... [A]s she [Sarah Palin] prepares to return to the Granite State on Monday for a Tea Party Express rally in Manchester, it appears influential Republicans are overwhelmingly underwhelmed by the prospects of a Palin candidacy.A "very polarizing gal" and "her time has come and gone" summarize Palin's situation very well, thank you. The negatives of being a reality show show star were expressed by none other than Sarah's nemesis, Karl Rove:
According to a survey of GOP leaders in New Hampshire and two other early-voting states, 81 percent of the 151 people responding said Palin should not run. Only 15 percent said she should run, with 3 percent undecided.
"Sarah is a very polarizing gal," said one Republican polled. "Her getting in wouldn't be helpful."
"Her time has come and gone," said another. "She's a reality show star now, and that limits her credibility in the political arena."
The Patch-Huffington Post Power Outsiders poll of Republican voters in New Hampshire, Iowa and South Carolina comes on the heels of a survey last week that found two thirds of those queried were satisfied with the current crop of GOP candidates. ...
"With all due candour, appearing on your own reality show on the Discovery Channel, I am not certain how that fits in the American calculus of 'that helps me see you in the Oval Office’,” Mr Rove told The Daily Telegraph in an interview.Sarah Palin would rather be a celebrity than hold office, because she has no interest in governing. If we had a parliamentary form of government, where the roles of head-of-state and head-of-government are separate, like Britain where the queen is head-of-state and the prime minister head-of-government, Palin might try-out for head-of-state, a ceremonial office with no responsibility for the day-to-day operation of the government and no political power. But rather than a buffoon, a head-of-state is usually someone respected and admired by a broad swath of the people, so Palin would likely be laughed off the stage.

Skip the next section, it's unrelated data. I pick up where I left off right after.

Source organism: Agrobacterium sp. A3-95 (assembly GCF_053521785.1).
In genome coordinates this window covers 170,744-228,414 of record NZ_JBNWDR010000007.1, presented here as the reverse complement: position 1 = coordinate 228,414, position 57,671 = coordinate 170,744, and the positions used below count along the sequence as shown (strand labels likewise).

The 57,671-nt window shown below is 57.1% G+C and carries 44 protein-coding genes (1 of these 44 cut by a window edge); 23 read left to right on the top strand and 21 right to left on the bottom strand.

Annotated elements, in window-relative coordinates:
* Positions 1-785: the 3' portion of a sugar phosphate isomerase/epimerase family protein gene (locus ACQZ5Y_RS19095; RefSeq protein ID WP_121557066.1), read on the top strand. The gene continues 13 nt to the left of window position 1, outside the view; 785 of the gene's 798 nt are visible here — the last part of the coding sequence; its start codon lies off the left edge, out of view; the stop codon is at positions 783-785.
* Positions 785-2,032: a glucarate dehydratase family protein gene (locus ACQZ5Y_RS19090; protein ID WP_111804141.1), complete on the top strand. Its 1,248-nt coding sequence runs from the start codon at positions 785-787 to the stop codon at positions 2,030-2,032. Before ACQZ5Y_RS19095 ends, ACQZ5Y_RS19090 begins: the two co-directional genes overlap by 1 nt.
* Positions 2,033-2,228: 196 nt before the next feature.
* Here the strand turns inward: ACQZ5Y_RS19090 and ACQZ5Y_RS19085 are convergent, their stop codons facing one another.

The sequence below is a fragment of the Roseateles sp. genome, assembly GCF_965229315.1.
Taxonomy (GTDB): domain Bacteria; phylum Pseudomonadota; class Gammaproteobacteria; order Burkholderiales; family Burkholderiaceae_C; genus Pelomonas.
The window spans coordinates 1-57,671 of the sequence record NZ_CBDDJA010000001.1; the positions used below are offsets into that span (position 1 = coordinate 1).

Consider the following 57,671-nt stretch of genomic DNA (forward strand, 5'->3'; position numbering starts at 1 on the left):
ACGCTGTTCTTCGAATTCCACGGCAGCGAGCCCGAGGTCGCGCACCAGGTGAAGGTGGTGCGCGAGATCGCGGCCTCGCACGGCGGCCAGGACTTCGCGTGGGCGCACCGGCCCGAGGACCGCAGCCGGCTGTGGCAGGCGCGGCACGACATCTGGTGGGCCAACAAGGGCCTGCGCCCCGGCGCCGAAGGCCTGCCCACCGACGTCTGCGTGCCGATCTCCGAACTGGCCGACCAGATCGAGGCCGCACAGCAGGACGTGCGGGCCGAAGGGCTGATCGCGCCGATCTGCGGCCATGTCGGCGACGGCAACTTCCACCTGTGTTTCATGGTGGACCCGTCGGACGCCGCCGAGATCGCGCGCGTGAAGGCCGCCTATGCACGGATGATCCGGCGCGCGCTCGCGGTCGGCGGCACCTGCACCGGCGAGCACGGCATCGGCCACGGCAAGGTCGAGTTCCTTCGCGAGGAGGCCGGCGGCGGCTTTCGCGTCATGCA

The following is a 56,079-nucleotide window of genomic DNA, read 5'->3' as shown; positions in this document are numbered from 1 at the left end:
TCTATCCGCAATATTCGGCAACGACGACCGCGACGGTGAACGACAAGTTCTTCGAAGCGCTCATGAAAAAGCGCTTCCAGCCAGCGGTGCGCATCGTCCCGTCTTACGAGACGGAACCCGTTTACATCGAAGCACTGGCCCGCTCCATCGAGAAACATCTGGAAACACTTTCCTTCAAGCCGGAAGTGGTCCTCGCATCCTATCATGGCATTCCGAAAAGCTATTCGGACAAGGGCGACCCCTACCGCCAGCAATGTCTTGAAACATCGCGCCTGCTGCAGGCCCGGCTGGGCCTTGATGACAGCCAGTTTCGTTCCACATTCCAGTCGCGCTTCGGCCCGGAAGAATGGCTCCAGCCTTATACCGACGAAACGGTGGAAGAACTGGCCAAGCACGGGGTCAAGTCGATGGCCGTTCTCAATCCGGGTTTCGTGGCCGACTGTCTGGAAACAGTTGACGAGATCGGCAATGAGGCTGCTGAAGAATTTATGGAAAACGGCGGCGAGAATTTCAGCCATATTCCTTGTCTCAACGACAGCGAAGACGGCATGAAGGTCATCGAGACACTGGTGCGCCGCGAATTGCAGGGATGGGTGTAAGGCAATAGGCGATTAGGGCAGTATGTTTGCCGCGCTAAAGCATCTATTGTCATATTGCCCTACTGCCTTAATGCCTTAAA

He added that the promotional clip for Sarah Palin’s Alaska could be especially detrimental to any political campaign. It features the mother of five in the great outdoors saying: “I would rather be doing this than in some stuffy old political office."
Update: (From Fox News, about their national poll):
... [M]ost American voters -- including a majority of Republicans -- think former Alaska Gov. Sarah Palin should stay out of the presidential race. ...Given these numbers, one must begin to consider whether organizations like conservatives4palin are nothing more than noisy astroturf operations.
... All in all, most voters -- 74 percent -- think Palin should stay on the sidelines in 2012. Just 20 percent think she should run for president.
The groups most likely to support Palin running are white evangelical Christians (30 percent) and Tea Party members (28 percent). Still, majorities of those groups do not think she should run (62 percent and 66 percent respectively). In addition, 72 percent of conservatives, 71 percent of Republicans and 66 percent of independents think Palin should stay out.
Women (77 percent) are a bit more likely than men (71 percent) to say Palin should sit this one out.
Just among women, Republicans (26 percent) are more likely than independents (24 percent) and Democrats (15 percent) to think Palin should run. ...
... The poll asked voters to name any Republican contenders they felt were “too extreme to be seriously considered.” Among all voters, Bachmann tops the list at 18 percent, followed by Perry at 14 percent, Palin at 12 percent and Paul at 10 percent. Four percent think Romney is too extreme. Responses were volunteered by respondents; a list was not read. About a third of voters (35 percent) said none were too extreme and 22 percent were unsure. ...